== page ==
Putting a chunk of eastern Ukraine on the table would likely be the fastest way to get Moscow to negotiate in a serious way, but specialists warn that such a move would set a dangerous precedent and would essentially reward Russia for launching a needless, illegal invasion.

“As the Ukrainians think about how this ends, which is exactly the right question, their first answer on how it ends is the Russians have to be out of their country,” said William Taylor, former U.S. ambassador to Ukraine and now the vice president, Russia and Europe, at the U.S. Institute of Peace.

SEE ALSO: Kremlin: No withdrawal from Ukraine before end of year

“There is no moral reason for them to be there. There’s no strategic reason. There’s no threat to the Russians,” Mr. Taylor told The Washington Times in an interview. “There’s no justification in any circumstances for the Russians to expect to stay in the country.”

“I think it should not be a part of the conversation from a moral perspective,” he said.

Mr. Taylor and other analysts stressed that Mr. Putin, faced with mounting and at times scathing criticism in domestic military circles over how he has prosecuted the war in Ukraine, is desperately seeking an off-ramp from his “special military operation” that allows him to save face to at least some degree. Mr. Putin himself seemed to confirm that line of thinking, saying at a press conference late last week that the two countries will eventually need to strike a deal.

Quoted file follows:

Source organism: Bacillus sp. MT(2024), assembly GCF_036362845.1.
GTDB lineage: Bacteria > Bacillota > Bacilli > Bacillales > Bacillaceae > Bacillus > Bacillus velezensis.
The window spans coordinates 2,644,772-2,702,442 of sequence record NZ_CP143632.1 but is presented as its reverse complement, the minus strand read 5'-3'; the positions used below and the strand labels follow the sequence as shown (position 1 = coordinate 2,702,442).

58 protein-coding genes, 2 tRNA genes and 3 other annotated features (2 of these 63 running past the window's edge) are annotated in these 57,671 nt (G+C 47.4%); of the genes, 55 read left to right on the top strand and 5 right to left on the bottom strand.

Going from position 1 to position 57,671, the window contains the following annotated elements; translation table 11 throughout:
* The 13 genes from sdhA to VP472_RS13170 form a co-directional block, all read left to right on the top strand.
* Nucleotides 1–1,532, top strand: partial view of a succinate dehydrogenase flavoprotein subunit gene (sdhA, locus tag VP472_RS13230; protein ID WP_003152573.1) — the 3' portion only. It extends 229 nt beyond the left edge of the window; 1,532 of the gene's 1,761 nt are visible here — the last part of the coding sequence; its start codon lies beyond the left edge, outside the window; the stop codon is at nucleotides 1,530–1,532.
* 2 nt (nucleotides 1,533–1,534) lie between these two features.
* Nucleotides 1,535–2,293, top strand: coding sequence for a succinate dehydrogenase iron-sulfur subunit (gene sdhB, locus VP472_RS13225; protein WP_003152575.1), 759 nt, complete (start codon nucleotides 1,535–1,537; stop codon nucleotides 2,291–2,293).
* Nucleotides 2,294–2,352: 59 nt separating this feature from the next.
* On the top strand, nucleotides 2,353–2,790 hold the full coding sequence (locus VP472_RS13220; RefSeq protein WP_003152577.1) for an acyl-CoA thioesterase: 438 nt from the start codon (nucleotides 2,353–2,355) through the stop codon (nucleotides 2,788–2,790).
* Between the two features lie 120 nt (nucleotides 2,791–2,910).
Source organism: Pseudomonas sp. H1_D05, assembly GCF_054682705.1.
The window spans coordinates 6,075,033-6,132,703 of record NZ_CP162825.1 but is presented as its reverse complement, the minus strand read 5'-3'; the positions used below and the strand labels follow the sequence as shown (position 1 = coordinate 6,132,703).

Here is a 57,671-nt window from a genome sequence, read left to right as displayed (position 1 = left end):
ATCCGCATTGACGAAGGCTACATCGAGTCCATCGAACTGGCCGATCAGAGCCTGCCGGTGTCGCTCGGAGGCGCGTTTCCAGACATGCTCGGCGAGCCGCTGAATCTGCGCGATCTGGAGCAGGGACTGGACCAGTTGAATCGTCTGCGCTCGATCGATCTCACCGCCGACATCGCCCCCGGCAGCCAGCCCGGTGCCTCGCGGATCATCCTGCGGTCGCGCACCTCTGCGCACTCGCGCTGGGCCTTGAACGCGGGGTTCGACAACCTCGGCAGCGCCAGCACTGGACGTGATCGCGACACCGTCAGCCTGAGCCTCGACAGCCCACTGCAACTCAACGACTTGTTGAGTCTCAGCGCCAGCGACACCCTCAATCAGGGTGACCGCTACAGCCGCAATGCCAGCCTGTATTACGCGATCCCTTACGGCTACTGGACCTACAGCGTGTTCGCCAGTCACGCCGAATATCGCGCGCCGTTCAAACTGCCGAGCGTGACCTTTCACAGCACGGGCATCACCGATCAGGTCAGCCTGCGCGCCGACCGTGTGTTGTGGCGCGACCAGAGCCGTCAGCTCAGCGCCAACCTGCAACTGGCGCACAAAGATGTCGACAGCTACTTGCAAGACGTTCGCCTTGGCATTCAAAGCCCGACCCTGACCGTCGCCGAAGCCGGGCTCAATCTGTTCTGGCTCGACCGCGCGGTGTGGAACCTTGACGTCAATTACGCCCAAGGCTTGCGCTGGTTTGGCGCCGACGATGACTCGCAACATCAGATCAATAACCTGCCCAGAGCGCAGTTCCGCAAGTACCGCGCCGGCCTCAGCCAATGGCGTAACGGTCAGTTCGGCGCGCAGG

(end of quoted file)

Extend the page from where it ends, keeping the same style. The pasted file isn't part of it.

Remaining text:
“Negotiations will have to be made,” Mr. Putin said, according to English-language media reports of his remarks, noting that “the realities that are taking shape on the ground” could fuel peace talks.

But Mr. Putin, at least in public, insists the war is going well for Russia and stressed that he remains highly skeptical of any deal with Ukraine or its Western partners, expressing deep cynicism toward NATO, its motivations, and the seriousness with which it would consider Russia’s positions. Already Russia has suffered strategically from the war, with NATO agreeing to accept Finland and Sweden, Europeans turning to alternative markets for oil, and sanctions dragging down both the economy and Russia’s vital defense industry.